Image Courtesy: Atlantic Training
Image Courtesy: Atlantic Training




  • Become familiar with your organizations evacuation plan. Know what your role/responsibility is in a fire emergency. Know where the alarms and fire extinguishers are located, and learn how to assist in the evacuation of customers, including people with disabilities.
  • Take time to learn what kind of fire suppression system your facility has. Find out how it works and be prepared to operate it in an emergency.
  • Adopt the attitude that your kitchen is a hazard area. Watch for the accumulation of grease on stoves/hoods, missing knobs on burners, and missing filters on hood systems.
  • Remain alert to the dangers of leaving cooking food unattended.
  • Keep kitchen exit ways clear and free of storage materials. Become familiar with all exiting options from the kitchen area.



  • Understand how and when to clean kitchen hood, ducts, grills, vents, filters and fans.
  • Be cautious near sources of ignition like boilers and water heaters.
  • Turn handles of pans away from you to prevent them from being bumped off the stove.
  • Be aware of the dangers of wearing loose clothing near open flames. Also, keep kitchen towels away from open flames.
  • Understand the importance of not picking up a pan of burning grease and heading for the sink. Many severe burn injuries result from picking up pans. Do not apply water to a grease fire.
  • Keep the kitchen area clean and well organized. Prevent grease build-up on the kitchen floors.
  • Employees should understand the chemistry of cooking oils. Vegetable oil burns hotter than animal fat, so a different type of fire extinguisher is required to prevent re-ignition. A K-rated fire extinguisher is required in commercial kitchens.
  • Make sure someone in your organization conducts regular maintenance of all fire protection devices.
  • Make sure all employees receive on-going fire safety training. Provide multilingual training and signage where needed.


Deep Fat Fryer Fire
Deep Fat Fryer Fire


  • Remember the importance of calling the fire department, even for small fires.
  • Know how to activate the alarm.
  • Know the location and operation of emergency shutoffs. For example, does the gas shut off automatically or is a manual shutoff required?
  • Know where your fire extinguishers are located. Learn how to use them.
  • Be ready to assist customers to a pre-established point of reassembly outside the facility.
  • Learn how to treat burns, especially hot liquid burns.



Twenty percent of all burns treated in hospitals result from kitchen injuries. Most of these burns occurred when hot oil ignited and the patient tried to move the cooking pan. Taking quick action is important when you are assisting a burn victim. Follow these five guidelines...

  1. Try to stop the burning process. Pull the victim away from the fire. If clothes are burning, drop, roll or wrap him/her in a blanket.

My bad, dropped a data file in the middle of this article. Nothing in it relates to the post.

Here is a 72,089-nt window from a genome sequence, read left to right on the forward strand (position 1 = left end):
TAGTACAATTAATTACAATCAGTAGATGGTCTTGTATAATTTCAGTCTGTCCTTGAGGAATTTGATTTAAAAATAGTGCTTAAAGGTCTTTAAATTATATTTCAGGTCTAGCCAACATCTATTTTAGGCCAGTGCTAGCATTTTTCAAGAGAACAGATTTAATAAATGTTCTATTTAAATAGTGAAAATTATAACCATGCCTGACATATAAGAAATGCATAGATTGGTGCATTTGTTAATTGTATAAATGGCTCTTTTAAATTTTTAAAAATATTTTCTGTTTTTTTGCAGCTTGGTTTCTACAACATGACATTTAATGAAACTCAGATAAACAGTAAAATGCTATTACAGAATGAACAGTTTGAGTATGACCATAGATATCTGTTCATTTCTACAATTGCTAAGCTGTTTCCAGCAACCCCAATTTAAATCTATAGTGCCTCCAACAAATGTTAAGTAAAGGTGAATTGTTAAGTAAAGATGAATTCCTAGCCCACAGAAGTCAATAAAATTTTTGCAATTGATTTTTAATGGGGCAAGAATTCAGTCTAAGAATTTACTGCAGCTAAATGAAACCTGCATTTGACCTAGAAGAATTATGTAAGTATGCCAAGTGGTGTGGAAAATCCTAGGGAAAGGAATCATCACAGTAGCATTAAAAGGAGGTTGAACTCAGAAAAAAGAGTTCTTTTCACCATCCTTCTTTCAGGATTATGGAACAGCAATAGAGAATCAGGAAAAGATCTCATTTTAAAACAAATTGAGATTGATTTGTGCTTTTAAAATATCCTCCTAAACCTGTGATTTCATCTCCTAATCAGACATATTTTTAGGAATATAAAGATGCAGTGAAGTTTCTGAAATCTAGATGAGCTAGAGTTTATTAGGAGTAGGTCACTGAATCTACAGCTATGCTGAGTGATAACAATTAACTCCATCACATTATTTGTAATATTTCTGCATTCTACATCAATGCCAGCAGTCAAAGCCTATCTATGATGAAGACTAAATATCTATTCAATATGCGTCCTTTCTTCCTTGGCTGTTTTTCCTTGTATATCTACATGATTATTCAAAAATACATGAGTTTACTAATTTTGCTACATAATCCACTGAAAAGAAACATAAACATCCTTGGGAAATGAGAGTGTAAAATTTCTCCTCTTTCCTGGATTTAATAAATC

2. Remove any smoldering clothing or clothing that has been contaminated by a burning chemical. Don't try to remove clothing that is stuck to the skin. Cut it away or leave it alone. Also, remove all jewelry. Metal retains heat and is difficult to remove if the body parts swell.
  3. If it is an electrical burn, turn the power off before you offer assistance. Use a blanket or protective clothing before touching the person to avoid becoming a victim yourself.
  4. Hold the burn area under running water for 5-10 minutes. The skin will continue burning if it is not cooled for that length of time. Also, never put butter, petroleum jelly, or any ointment on the burn. These ?remedies will make the injury worse.
  5. Try to keep the victim calm until emergency help arrives.



America's eating habits are changing. For health reasons, we are selecting foods with less fat and cholesterol, but this has also created a fire danger. Many commercial kitchens have switched from cooking with animal fat, such as lard, to using fat-free vegetable oils in fryers. Vegetable oils burn hotter than animal fat, so vegetable oil fires are also hotter and more difficult to extinguish.
If you are using vegetable oil in your fryers, make sure your fire suppression system and fire extinguishers are designed to put out these hotter fires. Current codes require a UL 300 listed hood fire extinguishing system for cooking that involves grease laden vapors. Also, a K-rated fire extinguisher is required in a commercial kitchen.


Does your facility accommodate a smoking section? If you do, keep in mind that 10% of all eating establishment fires are caused by careless disposal of smoking materials.


  • Are ashtrays emptied only into covered metal containers?
  • Are used table linens stored only in closed metal containers?
  • Is employee smoking banned in storage, locker and similar areas?
  • Do you provide ample, safe-type ashtrays for your customers ... at dining tables, in lounge areas, and in your restrooms?